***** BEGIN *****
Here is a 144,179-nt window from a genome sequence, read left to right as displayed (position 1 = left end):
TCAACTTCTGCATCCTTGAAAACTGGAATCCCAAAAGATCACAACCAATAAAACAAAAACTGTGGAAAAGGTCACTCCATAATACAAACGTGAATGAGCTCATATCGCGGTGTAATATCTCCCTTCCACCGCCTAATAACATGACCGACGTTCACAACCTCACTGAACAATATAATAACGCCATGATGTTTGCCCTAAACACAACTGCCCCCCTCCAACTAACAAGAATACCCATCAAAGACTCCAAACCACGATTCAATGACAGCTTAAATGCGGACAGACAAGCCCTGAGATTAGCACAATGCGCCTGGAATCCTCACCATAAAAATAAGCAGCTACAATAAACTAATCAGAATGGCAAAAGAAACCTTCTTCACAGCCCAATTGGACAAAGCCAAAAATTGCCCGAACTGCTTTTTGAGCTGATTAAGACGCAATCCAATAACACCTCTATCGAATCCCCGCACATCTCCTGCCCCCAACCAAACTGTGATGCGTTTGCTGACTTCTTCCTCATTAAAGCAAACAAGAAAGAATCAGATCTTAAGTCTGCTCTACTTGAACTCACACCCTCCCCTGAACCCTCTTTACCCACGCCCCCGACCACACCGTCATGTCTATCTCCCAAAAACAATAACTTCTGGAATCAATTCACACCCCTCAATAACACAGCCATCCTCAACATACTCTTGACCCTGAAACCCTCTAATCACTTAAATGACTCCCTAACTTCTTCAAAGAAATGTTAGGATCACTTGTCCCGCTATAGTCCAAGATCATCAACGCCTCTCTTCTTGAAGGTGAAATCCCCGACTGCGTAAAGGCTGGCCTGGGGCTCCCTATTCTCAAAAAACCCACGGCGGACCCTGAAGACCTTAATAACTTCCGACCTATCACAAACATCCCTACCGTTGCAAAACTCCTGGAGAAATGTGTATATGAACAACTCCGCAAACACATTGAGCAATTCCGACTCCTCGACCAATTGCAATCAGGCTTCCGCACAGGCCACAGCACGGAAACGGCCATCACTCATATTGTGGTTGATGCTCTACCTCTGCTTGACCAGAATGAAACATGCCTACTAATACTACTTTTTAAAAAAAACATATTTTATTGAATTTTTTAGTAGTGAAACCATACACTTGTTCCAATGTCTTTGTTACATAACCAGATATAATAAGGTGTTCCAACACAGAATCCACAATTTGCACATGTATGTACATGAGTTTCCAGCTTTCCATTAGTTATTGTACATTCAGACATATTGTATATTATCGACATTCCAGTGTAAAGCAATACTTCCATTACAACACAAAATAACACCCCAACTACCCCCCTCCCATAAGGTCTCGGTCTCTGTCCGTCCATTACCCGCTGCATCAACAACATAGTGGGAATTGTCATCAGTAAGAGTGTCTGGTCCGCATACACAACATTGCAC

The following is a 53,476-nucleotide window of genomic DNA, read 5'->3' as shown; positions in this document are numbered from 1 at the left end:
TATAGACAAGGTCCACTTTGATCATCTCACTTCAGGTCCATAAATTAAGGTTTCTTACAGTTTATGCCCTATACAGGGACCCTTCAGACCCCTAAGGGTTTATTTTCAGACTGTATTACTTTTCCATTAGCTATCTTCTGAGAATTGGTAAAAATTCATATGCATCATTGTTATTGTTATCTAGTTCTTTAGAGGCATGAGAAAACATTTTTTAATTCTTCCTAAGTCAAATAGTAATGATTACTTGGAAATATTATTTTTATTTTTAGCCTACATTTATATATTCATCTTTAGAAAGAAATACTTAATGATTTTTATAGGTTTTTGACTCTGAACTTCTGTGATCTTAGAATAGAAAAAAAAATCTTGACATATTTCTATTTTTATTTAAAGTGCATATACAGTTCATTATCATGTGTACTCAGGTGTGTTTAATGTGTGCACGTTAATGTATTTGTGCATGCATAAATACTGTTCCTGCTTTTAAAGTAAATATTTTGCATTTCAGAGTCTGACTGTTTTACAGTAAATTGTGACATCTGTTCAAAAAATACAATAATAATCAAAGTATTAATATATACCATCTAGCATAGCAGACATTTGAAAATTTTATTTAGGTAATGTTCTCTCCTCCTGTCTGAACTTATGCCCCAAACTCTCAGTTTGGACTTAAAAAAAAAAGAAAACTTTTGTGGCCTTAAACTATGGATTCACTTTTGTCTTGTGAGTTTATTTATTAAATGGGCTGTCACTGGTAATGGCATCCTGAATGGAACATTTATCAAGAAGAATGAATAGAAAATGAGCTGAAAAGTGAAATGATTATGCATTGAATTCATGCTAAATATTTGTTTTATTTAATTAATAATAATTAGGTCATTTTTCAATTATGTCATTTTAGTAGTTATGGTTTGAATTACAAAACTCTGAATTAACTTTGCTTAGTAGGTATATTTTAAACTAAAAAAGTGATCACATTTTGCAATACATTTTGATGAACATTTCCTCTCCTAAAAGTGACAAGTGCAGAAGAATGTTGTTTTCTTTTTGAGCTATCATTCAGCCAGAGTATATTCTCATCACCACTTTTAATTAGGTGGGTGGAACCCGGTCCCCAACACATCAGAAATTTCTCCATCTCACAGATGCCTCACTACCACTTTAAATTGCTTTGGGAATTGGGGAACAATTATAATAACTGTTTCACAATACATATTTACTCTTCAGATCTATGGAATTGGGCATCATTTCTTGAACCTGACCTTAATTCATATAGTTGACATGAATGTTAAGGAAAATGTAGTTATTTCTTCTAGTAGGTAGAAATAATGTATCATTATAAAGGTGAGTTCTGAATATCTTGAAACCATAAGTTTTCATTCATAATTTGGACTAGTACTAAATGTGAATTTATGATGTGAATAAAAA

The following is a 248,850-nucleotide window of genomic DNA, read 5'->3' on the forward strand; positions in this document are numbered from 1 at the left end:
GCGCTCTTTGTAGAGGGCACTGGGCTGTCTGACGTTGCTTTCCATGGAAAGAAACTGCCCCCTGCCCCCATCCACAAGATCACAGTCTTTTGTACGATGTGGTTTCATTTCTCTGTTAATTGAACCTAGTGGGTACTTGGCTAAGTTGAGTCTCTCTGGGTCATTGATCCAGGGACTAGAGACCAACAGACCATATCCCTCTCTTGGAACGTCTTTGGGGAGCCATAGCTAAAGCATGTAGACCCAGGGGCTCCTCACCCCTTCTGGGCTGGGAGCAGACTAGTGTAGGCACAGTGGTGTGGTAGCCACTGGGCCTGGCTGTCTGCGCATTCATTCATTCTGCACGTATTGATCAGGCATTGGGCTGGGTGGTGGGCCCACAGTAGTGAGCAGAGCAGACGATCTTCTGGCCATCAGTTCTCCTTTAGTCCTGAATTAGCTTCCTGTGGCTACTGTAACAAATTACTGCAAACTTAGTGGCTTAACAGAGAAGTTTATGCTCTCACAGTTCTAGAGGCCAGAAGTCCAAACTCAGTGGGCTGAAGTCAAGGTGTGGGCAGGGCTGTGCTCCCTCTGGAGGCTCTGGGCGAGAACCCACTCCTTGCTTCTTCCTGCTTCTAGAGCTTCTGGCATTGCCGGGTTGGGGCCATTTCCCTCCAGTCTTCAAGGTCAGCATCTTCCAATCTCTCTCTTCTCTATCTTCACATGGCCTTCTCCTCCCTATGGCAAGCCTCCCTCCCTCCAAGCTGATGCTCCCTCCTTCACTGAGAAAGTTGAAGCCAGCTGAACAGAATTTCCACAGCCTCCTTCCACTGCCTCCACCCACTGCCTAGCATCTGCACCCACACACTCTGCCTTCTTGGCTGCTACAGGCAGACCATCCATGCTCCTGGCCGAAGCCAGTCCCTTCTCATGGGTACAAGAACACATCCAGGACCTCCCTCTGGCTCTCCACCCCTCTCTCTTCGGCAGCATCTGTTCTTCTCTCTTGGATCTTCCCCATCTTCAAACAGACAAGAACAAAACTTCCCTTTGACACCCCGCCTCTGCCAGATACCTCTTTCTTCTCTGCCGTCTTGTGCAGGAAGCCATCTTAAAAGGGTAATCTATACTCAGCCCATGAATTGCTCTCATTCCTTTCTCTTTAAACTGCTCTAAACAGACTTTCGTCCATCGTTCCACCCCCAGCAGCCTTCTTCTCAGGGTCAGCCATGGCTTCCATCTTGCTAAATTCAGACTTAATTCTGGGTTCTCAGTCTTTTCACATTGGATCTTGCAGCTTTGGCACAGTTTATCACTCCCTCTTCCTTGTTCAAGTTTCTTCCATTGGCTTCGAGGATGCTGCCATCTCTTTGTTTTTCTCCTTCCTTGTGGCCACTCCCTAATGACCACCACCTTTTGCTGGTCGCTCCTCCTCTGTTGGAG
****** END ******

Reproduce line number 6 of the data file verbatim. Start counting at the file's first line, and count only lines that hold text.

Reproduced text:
GCGCTCTTTGTAGAGGGCACTGGGCTGTCTGACGTTGCTTTCCATGGAAAGAAACTGCCCCCTGCCCCCATCCACAAGATCACAGTCTTTTGTACGATGTGGTTTCATTTCTCTGTTAATTGAACCTAGTGGGTACTTGGCTAAGTTGAGTCTCTCTGGGTCATTGATCCAGGGACTAGAGACCAACAGACCATATCCCTCTCTTGGAACGTCTTTGGGGAGCCATAGCTAAAGCATGTAGACCCAGGGGCTCCTCACCCCTTCTGGGCTGGGAGCAGACTAGTGTAGGCACAGTGGTGTGGTAGCCACTGGGCCTGGCTGTCTGCGCATTCATTCATTCTGCACGTATTGATCAGGCATTGGGCTGGGTGGTGGGCCCACAGTAGTGAGCAGAGCAGACGATCTTCTGGCCATCAGTTCTCCTTTAGTCCTGAATTAGCTTCCTGTGGCTACTGTAACAAATTACTGCAAACTTAGTGGCTTAACAGAGAAGTTTATGCTCTCACAGTTCTAGAGGCCAGAAGTCCAAACTCAGTGGGCTGAAGTCAAGGTGTGGGCAGGGCTGTGCTCCCTCTGGAGGCTCTGGGCGAGAACCCACTCCTTGCTTCTTCCTGCTTCTAGAGCTTCTGGCATTGCCGGGTTGGGGCCATTTCCCTCCAGTCTTCAAGGTCAGCATCTTCCAATCTCTCTCTTCTCTATCTTCACATGGCCTTCTCCTCCCTATGGCAAGCCTCCCTCCCTCCAAGCTGATGCTCCCTCCTTCACTGAGAAAGTTGAAGCCAGCTGAACAGAATTTCCACAGCCTCCTTCCACTGCCTCCACCCACTGCCTAGCATCTGCACCCACACACTCTGCCTTCTTGGCTGCTACAGGCAGACCATCCATGCTCCTGGCCGAAGCCAGTCCCTTCTCATGGGTACAAGAACACATCCAGGACCTCCCTCTGGCTCTCCACCCCTCTCTCTTCGGCAGCATCTGTTCTTCTCTCTTGGATCTTCCCCATCTTCAAACAGACAAGAACAAAACTTCCCTTTGACACCCCGCCTCTGCCAGATACCTCTTTCTTCTCTGCCGTCTTGTGCAGGAAGCCATCTTAAAAGGGTAATCTATACTCAGCCCATGAATTGCTCTCATTCCTTTCTCTTTAAACTGCTCTAAACAGACTTTCGTCCATCGTTCCACCCCCAGCAGCCTTCTTCTCAGGGTCAGCCATGGCTTCCATCTTGCTAAATTCAGACTTAATTCTGGGTTCTCAGTCTTTTCACATTGGATCTTGCAGCTTTGGCACAGTTTATCACTCCCTCTTCCTTGTTCAAGTTTCTTCCATTGGCTTCGAGGATGCTGCCATCTCTTTGTTTTTCTCCTTCCTTGTGGCCACTCCCTAATGACCACCACCTTTTGCTGGTCGCTCCTCCTCTGTTGGAG